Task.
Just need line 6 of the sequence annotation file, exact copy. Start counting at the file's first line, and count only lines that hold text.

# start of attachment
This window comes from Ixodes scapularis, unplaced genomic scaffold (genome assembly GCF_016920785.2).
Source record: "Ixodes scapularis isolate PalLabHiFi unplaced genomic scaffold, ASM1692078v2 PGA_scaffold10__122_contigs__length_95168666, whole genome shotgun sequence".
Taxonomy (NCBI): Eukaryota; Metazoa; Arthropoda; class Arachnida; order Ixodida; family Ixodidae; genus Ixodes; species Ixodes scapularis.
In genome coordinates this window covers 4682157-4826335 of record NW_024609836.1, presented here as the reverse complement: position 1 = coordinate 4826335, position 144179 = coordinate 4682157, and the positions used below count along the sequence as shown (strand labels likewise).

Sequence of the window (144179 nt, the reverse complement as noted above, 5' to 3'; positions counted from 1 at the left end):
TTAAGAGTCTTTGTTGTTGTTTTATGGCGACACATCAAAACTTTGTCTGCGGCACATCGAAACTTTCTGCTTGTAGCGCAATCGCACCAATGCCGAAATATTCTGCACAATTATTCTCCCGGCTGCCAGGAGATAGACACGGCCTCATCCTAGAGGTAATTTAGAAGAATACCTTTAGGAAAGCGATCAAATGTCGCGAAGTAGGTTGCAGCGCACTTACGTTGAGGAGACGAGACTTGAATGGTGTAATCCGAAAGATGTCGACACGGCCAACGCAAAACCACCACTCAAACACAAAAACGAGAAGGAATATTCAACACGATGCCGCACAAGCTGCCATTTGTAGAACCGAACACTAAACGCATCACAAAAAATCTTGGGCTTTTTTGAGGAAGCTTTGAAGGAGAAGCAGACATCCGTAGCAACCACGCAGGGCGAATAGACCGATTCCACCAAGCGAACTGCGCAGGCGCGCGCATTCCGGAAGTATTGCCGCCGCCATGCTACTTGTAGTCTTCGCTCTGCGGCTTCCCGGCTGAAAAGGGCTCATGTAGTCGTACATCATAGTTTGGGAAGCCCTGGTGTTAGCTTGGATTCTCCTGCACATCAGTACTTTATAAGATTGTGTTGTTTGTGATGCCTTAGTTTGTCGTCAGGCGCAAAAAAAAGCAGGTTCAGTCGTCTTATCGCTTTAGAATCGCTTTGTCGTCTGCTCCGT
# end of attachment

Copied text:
TTAAGAGTCTTTGTTGTTGTTTTATGGCGACACATCAAAACTTTGTCTGCGGCACATCGAAACTTTCTGCTTGTAGCGCAATCGCACCAATGCCGAAATATTCTGCACAATTATTCTCCCGGCTGCCAGGAGATAGACACGGCCTCATCCTAGAGGTAATTTAGAAGAATACCTTTAGGAAAGCGATCAAATGTCGCGAAGTAGGTTGCAGCGCACTTACGTTGAGGAGACGAGACTTGAATGGTGTAATCCGAAAGATGTCGACACGGCCAACGCAAAACCACCACTCAAACACAAAAACGAGAAGGAATATTCAACACGATGCCGCACAAGCTGCCATTTGTAGAACCGAACACTAAACGCATCACAAAAAATCTTGGGCTTTTTTGAGGAAGCTTTGAAGGAGAAGCAGACATCCGTAGCAACCACGCAGGGCGAATAGACCGATTCCACCAAGCGAACTGCGCAGGCGCGCGCATTCCGGAAGTATTGCCGCCGCCATGCTACTTGTAGTCTTCGCTCTGCGGCTTCCCGGCTGAAAAGGGCTCATGTAGTCGTACATCATAGTTTGGGAAGCCCTGGTGTTAGCTTGGATTCTCCTGCACATCAGTACTTTATAAGATTGTGTTGTTTGTGATGCCTTAGTTTGTCGTCAGGCGCAAAAAAAAGCAGGTTCAGTCGTCTTATCGCTTTAGAATCGCTTTGTCGTCTGCTCCGT